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After Hindu protest, Sydney’s Museum of Contemporary Art apologizes & removes Ganesha Puppet

May 4, 2021 , Universal Society of Hinduism

Museum of Contemporary Art Australia (MCA) in Sydney, “Australia’s leading museum”, withdrew Lord Ganesha Finger Puppet from sale in its Store after Hindus protested, calling it “highly inappropriate”.

MCA, in an email to distinguished Hindu statesman Rajan Zed, who spearheaded the protest, wrote: As soon as this issue was brought to the Museum’s attention, the finger puppet was removed from the store. The Museum apologises to the Hindu community.

Zed, who is President of Universal Society of Hinduism, in a statement in Nevada (USA) today, thanked MCA for understanding the concerns of Hindu community, which felt that such a product was insensitive.

Rajan Zed suggested that institutions like MCA should send their senior executives for training in religious and cultural sensitivity so that they had an understanding of the feelings of stakeholders and communities in all the projects they undertake.

Zed had said that Lord Ganesha was highly revered in Hinduism and was meant to be worshipped in temples or home shrines and not to be manipulated by finger. Inappropriate usage of Hindu deities or concepts or symbols or icons for commercial or other agenda was not okay as it hurt the devotees.

Hinduism was the oldest and third largest religion of the world with about 1.2 billion adherents and a rich philosophical thought and it should not be taken frivolously. Symbols of any faith, larger or smaller, should not be mishandled; Rajan Zed had noted.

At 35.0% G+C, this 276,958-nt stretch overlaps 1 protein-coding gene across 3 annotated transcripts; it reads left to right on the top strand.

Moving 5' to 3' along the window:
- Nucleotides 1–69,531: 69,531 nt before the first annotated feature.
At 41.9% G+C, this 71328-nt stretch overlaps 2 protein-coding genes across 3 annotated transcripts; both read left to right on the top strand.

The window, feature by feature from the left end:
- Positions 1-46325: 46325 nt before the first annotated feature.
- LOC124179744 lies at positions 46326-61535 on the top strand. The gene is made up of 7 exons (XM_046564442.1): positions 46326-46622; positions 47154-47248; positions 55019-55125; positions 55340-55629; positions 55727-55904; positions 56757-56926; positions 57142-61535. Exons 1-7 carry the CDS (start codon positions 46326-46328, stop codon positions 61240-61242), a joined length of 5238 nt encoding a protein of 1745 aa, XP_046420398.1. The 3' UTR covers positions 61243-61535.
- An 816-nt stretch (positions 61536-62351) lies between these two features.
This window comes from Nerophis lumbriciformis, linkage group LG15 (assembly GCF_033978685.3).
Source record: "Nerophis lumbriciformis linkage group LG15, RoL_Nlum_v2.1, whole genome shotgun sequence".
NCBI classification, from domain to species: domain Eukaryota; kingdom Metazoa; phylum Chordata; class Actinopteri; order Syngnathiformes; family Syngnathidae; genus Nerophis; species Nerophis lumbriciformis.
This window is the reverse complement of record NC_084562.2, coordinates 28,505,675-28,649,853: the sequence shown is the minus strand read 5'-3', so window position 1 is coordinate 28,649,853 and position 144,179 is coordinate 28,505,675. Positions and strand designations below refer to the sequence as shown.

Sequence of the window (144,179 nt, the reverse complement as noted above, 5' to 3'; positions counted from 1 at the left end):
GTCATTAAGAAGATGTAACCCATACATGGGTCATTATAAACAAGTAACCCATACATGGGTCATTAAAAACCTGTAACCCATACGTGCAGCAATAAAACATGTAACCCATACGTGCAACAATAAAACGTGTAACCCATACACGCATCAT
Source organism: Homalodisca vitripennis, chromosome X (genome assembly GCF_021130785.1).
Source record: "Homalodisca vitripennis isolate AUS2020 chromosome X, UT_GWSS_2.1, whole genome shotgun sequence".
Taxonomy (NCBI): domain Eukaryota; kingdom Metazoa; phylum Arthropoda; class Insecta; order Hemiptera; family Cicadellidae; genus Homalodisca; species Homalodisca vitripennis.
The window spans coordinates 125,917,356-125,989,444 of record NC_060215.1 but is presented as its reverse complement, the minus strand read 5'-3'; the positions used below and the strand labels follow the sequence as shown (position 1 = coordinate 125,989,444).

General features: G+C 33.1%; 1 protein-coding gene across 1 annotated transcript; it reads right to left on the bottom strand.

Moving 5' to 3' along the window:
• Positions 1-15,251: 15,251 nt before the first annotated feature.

Moreover, it was saddening for the devotees to see Lord Ganesha reduced as a finger puppet under the mercy and control of the owner; while in reality the believers put the destinies of themselves in the hands of their deities; Zed had indicated.

Although MCA claims to take a leadership role in “demonstrating the social impact of contemporary art”, but it seemed that Museum executives themselves needed some urgent cultural/religious sensitivity training to substantiate this claim; Rajan Zed had pointed out.

A taxpayer supported institution like MCA should not be in the business of trivializing a highly venerated deity, Zed had stated.

In Hinduism, Lord Ganesha is worshipped as god of wisdom and remover of obstacles and is invoked before the beginning of any major undertaking. Hinduism is one of the fastest growing religions in Australia, and according to 2016 census, formed 1.9% of the country’s population numbering at 440,300.

MCA, opened in 1991, receives over a million visitors annually and its collection contains over 4000 works by Australian artists. Objectionable Ganesha Finger Puppet, before its removal, was priced at $15.50 at MCA Store, which claims to be “Recognised as one of the best museum stores in the world”.


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